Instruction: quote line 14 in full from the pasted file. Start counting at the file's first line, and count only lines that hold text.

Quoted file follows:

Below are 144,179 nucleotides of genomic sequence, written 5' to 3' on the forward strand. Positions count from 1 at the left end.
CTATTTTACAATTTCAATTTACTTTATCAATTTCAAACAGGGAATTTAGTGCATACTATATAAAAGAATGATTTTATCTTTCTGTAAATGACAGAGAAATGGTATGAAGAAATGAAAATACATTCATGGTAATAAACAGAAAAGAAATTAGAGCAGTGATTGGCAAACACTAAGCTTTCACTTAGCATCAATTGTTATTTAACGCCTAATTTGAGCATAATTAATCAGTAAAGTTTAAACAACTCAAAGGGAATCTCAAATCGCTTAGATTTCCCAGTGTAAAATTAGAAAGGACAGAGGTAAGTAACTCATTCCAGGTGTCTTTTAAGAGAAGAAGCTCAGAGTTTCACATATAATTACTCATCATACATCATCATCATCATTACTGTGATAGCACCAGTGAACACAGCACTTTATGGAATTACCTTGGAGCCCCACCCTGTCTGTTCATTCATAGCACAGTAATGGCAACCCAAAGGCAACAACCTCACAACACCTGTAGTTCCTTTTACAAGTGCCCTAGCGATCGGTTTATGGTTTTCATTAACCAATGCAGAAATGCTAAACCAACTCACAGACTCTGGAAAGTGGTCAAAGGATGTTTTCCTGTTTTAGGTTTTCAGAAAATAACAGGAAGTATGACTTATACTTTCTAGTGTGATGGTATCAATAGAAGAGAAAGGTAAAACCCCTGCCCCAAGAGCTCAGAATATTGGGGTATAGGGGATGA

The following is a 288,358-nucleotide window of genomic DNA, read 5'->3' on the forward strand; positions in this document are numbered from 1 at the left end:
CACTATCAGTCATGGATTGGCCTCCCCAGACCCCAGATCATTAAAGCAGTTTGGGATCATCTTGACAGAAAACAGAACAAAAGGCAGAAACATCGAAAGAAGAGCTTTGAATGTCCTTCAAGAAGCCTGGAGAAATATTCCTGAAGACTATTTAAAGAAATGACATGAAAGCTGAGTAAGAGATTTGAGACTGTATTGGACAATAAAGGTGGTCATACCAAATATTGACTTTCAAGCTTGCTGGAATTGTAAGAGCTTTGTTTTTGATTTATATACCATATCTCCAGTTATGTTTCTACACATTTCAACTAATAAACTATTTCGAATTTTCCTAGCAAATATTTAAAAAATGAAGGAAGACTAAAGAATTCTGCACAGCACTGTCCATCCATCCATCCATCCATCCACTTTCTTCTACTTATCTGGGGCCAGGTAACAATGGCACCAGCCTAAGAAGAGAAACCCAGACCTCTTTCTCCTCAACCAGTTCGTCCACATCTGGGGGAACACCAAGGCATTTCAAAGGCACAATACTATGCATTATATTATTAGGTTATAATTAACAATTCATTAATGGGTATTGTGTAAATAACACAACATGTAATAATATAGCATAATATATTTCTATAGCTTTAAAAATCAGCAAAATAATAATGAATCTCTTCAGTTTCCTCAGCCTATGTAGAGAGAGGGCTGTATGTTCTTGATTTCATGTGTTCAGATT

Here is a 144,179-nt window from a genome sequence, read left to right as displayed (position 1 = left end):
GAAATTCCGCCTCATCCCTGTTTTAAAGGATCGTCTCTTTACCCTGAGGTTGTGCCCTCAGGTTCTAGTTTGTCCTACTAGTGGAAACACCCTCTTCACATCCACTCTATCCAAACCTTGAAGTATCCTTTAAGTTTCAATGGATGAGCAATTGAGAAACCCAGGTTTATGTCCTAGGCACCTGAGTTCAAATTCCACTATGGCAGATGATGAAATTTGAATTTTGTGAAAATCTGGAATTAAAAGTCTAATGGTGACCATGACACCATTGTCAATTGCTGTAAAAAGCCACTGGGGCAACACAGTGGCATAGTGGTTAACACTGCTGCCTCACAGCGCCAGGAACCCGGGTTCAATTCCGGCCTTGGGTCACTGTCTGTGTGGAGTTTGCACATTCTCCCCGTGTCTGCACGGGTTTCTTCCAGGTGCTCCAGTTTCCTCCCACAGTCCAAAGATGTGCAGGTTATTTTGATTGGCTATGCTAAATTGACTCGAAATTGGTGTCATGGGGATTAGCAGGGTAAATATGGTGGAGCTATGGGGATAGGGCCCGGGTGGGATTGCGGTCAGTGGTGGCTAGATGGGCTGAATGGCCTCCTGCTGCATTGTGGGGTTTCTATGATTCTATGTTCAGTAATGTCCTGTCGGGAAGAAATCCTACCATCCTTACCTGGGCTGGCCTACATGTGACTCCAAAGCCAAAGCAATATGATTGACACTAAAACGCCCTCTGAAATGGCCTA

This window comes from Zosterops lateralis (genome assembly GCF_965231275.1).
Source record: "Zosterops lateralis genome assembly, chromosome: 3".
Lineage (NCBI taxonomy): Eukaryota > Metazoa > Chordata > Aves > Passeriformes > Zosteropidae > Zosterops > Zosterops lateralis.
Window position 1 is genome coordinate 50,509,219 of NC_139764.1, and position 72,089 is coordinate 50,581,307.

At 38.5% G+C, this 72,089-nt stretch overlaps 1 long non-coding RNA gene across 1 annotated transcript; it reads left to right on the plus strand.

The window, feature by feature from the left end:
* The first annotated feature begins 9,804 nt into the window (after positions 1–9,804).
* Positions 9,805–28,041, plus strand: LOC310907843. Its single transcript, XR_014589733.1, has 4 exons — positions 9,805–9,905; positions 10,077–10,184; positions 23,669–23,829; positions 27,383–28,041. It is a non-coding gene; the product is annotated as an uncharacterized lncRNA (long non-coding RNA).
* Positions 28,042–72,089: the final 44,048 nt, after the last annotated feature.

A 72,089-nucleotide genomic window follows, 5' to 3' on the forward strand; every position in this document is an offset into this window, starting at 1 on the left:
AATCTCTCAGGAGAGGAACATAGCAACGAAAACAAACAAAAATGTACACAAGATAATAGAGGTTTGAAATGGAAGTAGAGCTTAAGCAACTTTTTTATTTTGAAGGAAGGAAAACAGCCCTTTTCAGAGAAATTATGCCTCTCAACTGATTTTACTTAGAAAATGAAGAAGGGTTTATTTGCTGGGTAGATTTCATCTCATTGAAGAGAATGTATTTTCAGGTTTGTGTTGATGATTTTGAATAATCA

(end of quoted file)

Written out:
* Positions 9,805–28,041, plus strand: LOC310907843. Its single transcript, XR_014589733.1, has 4 exons — positions 9,805–9,905; positions 10,077–10,184; positions 23,669–23,829; positions 27,383–28,041. It is a non-coding gene; the product is annotated as an uncharacterized lncRNA (long non-coding RNA).